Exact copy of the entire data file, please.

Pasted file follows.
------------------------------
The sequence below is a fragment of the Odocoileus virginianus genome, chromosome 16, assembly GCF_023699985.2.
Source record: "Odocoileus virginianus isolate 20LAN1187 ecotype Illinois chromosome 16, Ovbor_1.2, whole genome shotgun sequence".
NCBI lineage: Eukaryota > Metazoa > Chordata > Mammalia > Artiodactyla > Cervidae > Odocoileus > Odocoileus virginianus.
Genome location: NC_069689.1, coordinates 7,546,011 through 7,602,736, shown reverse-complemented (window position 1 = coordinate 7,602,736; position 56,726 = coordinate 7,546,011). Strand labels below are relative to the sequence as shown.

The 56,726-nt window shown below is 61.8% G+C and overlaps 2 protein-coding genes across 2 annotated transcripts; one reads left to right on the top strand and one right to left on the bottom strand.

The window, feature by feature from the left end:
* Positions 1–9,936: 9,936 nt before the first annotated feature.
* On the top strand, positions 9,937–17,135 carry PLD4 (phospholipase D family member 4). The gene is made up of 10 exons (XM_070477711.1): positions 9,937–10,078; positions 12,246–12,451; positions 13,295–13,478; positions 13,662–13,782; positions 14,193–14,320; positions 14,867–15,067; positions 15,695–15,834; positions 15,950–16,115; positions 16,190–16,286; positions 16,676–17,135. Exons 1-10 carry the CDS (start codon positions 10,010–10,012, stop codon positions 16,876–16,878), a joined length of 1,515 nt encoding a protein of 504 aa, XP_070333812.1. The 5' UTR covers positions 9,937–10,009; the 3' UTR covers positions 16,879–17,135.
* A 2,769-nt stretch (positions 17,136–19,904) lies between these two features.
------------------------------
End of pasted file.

The sequence below is a fragment of the Odocoileus virginianus genome, chromosome 16, assembly GCF_023699985.2.
Source record: "Odocoileus virginianus isolate 20LAN1187 ecotype Illinois chromosome 16, Ovbor_1.2, whole genome shotgun sequence".
NCBI lineage: Eukaryota > Metazoa > Chordata > Mammalia > Artiodactyla > Cervidae > Odocoileus > Odocoileus virginianus.
Genome location: NC_069689.1, coordinates 7,546,011 through 7,602,736, shown reverse-complemented (window position 1 = coordinate 7,602,736; position 56,726 = coordinate 7,546,011). Strand labels below are relative to the sequence as shown.

The 56,726-nt window shown below is 61.8% G+C and overlaps 2 protein-coding genes across 2 annotated transcripts; one reads left to right on the top strand and one right to left on the bottom strand.

The window, feature by feature from the left end:
* Positions 1–9,936: 9,936 nt before the first annotated feature.
* On the top strand, positions 9,937–17,135 carry PLD4 (phospholipase D family member 4). The gene is made up of 10 exons (XM_070477711.1): positions 9,937–10,078; positions 12,246–12,451; positions 13,295–13,478; positions 13,662–13,782; positions 14,193–14,320; positions 14,867–15,067; positions 15,695–15,834; positions 15,950–16,115; positions 16,190–16,286; positions 16,676–17,135. Exons 1-10 carry the CDS (start codon positions 10,010–10,012, stop codon positions 16,876–16,878), a joined length of 1,515 nt encoding a protein of 504 aa, XP_070333812.1. The 5' UTR covers positions 9,937–10,009; the 3' UTR covers positions 16,879–17,135.
* A 2,769-nt stretch (positions 17,136–19,904) lies between these two features.